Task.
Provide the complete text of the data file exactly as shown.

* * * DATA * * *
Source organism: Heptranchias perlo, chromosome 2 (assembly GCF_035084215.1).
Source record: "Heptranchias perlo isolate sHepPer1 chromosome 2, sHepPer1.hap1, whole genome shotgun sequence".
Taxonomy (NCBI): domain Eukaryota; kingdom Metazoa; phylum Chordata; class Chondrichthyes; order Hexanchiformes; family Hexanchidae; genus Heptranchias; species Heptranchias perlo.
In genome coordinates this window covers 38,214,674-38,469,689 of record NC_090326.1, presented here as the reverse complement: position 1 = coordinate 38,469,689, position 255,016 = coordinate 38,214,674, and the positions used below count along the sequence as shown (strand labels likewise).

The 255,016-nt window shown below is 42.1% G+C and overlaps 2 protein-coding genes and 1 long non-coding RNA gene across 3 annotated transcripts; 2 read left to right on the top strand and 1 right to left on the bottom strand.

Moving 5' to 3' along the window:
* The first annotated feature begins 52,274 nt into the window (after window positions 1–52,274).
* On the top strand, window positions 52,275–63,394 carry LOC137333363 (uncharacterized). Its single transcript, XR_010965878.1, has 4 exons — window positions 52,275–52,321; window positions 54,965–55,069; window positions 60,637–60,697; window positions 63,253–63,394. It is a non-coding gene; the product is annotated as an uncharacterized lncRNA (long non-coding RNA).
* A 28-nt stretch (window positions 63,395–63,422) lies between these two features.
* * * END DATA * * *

Source organism: Heptranchias perlo, chromosome 2 (assembly GCF_035084215.1).
Source record: "Heptranchias perlo isolate sHepPer1 chromosome 2, sHepPer1.hap1, whole genome shotgun sequence".
Taxonomy (NCBI): domain Eukaryota; kingdom Metazoa; phylum Chordata; class Chondrichthyes; order Hexanchiformes; family Hexanchidae; genus Heptranchias; species Heptranchias perlo.
In genome coordinates this window covers 38,214,674-38,469,689 of record NC_090326.1, presented here as the reverse complement: position 1 = coordinate 38,469,689, position 255,016 = coordinate 38,214,674, and the positions used below count along the sequence as shown (strand labels likewise).

The 255,016-nt window shown below is 42.1% G+C and overlaps 2 protein-coding genes and 1 long non-coding RNA gene across 3 annotated transcripts; 2 read left to right on the top strand and 1 right to left on the bottom strand.

Moving 5' to 3' along the window:
* The first annotated feature begins 52,274 nt into the window (after window positions 1–52,274).
* On the top strand, window positions 52,275–63,394 carry LOC137333363 (uncharacterized). Its single transcript, XR_010965878.1, has 4 exons — window positions 52,275–52,321; window positions 54,965–55,069; window positions 60,637–60,697; window positions 63,253–63,394. It is a non-coding gene; the product is annotated as an uncharacterized lncRNA (long non-coding RNA).
* A 28-nt stretch (window positions 63,395–63,422) lies between these two features.